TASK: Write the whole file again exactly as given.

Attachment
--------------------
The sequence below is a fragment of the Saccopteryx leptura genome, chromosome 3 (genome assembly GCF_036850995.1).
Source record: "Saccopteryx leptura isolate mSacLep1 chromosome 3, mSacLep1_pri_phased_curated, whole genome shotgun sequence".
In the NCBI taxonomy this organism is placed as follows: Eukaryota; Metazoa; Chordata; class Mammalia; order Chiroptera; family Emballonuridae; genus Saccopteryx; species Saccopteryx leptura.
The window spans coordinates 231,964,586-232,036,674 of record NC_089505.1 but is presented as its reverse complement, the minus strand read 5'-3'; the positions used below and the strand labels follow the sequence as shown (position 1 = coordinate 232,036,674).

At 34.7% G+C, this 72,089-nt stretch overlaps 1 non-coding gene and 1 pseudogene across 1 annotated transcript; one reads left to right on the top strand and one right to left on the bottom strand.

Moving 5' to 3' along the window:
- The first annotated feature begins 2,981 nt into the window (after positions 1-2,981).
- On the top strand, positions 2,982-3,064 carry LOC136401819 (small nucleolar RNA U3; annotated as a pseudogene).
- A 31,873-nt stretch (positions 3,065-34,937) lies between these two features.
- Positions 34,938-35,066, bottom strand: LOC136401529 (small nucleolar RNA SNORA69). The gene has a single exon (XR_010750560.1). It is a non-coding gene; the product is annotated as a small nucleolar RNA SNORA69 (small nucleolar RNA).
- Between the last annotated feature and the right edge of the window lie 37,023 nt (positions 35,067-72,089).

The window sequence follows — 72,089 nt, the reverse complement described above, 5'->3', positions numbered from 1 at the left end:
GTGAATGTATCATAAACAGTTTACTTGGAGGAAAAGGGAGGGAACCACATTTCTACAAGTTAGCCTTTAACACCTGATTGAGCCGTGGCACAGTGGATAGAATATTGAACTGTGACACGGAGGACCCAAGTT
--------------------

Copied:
The sequence below is a fragment of the Saccopteryx leptura genome, chromosome 3 (genome assembly GCF_036850995.1).
Source record: "Saccopteryx leptura isolate mSacLep1 chromosome 3, mSacLep1_pri_phased_curated, whole genome shotgun sequence".
In the NCBI taxonomy this organism is placed as follows: Eukaryota; Metazoa; Chordata; class Mammalia; order Chiroptera; family Emballonuridae; genus Saccopteryx; species Saccopteryx leptura.
The window spans coordinates 231,964,586-232,036,674 of record NC_089505.1 but is presented as its reverse complement, the minus strand read 5'-3'; the positions used below and the strand labels follow the sequence as shown (position 1 = coordinate 232,036,674).

At 34.7% G+C, this 72,089-nt stretch overlaps 1 non-coding gene and 1 pseudogene across 1 annotated transcript; one reads left to right on the top strand and one right to left on the bottom strand.

Moving 5' to 3' along the window:
- The first annotated feature begins 2,981 nt into the window (after positions 1-2,981).
- On the top strand, positions 2,982-3,064 carry LOC136401819 (small nucleolar RNA U3; annotated as a pseudogene).
- A 31,873-nt stretch (positions 3,065-34,937) lies between these two features.
- Positions 34,938-35,066, bottom strand: LOC136401529 (small nucleolar RNA SNORA69). The gene has a single exon (XR_010750560.1). It is a non-coding gene; the product is annotated as a small nucleolar RNA SNORA69 (small nucleolar RNA).
- Between the last annotated feature and the right edge of the window lie 37,023 nt (positions 35,067-72,089).

The window sequence follows — 72,089 nt, the reverse complement described above, 5'->3', positions numbered from 1 at the left end:
GTGAATGTATCATAAACAGTTTACTTGGAGGAAAAGGGAGGGAACCACATTTCTACAAGTTAGCCTTTAACACCTGATTGAGCCGTGGCACAGTGGATAGAATATTGAACTGTGACACGGAGGACCCAAGTT